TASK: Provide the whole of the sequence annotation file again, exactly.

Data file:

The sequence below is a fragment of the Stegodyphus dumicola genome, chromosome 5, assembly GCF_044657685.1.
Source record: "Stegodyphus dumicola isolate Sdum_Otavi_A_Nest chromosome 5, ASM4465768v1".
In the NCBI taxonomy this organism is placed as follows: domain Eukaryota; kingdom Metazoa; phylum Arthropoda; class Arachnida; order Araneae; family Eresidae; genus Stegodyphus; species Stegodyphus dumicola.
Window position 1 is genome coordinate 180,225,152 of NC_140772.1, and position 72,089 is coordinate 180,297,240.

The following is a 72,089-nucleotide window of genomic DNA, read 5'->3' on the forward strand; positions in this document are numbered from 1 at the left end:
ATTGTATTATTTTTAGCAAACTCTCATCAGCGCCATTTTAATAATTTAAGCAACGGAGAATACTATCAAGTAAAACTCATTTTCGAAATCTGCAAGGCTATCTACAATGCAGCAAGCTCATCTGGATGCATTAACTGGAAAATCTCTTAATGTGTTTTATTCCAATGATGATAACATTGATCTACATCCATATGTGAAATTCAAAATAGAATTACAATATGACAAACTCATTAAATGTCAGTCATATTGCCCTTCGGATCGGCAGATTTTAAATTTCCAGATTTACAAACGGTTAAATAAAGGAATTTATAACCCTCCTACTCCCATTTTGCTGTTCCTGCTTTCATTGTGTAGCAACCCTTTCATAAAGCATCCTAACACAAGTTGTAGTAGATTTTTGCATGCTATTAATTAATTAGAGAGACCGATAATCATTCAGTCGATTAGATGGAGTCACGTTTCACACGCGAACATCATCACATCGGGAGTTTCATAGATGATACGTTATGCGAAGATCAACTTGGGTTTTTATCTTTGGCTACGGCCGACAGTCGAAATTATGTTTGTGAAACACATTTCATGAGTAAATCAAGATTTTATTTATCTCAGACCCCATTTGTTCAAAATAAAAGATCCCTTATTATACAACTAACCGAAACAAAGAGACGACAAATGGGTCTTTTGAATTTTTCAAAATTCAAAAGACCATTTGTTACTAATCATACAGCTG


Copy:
The sequence below is a fragment of the Stegodyphus dumicola genome, chromosome 5, assembly GCF_044657685.1.
Source record: "Stegodyphus dumicola isolate Sdum_Otavi_A_Nest chromosome 5, ASM4465768v1".
In the NCBI taxonomy this organism is placed as follows: domain Eukaryota; kingdom Metazoa; phylum Arthropoda; class Arachnida; order Araneae; family Eresidae; genus Stegodyphus; species Stegodyphus dumicola.
Window position 1 is genome coordinate 180,225,152 of NC_140772.1, and position 72,089 is coordinate 180,297,240.

The following is a 72,089-nucleotide window of genomic DNA, read 5'->3' on the forward strand; positions in this document are numbered from 1 at the left end:
ATTGTATTATTTTTAGCAAACTCTCATCAGCGCCATTTTAATAATTTAAGCAACGGAGAATACTATCAAGTAAAACTCATTTTCGAAATCTGCAAGGCTATCTACAATGCAGCAAGCTCATCTGGATGCATTAACTGGAAAATCTCTTAATGTGTTTTATTCCAATGATGATAACATTGATCTACATCCATATGTGAAATTCAAAATAGAATTACAATATGACAAACTCATTAAATGTCAGTCATATTGCCCTTCGGATCGGCAGATTTTAAATTTCCAGATTTACAAACGGTTAAATAAAGGAATTTATAACCCTCCTACTCCCATTTTGCTGTTCCTGCTTTCATTGTGTAGCAACCCTTTCATAAAGCATCCTAACACAAGTTGTAGTAGATTTTTGCATGCTATTAATTAATTAGAGAGACCGATAATCATTCAGTCGATTAGATGGAGTCACGTTTCACACGCGAACATCATCACATCGGGAGTTTCATAGATGATACGTTATGCGAAGATCAACTTGGGTTTTTATCTTTGGCTACGGCCGACAGTCGAAATTATGTTTGTGAAACACATTTCATGAGTAAATCAAGATTTTATTTATCTCAGACCCCATTTGTTCAAAATAAAAGATCCCTTATTATACAACTAACCGAAACAAAGAGACGACAAATGGGTCTTTTGAATTTTTCAAAATTCAAAAGACCATTTGTTACTAATCATACAGCTG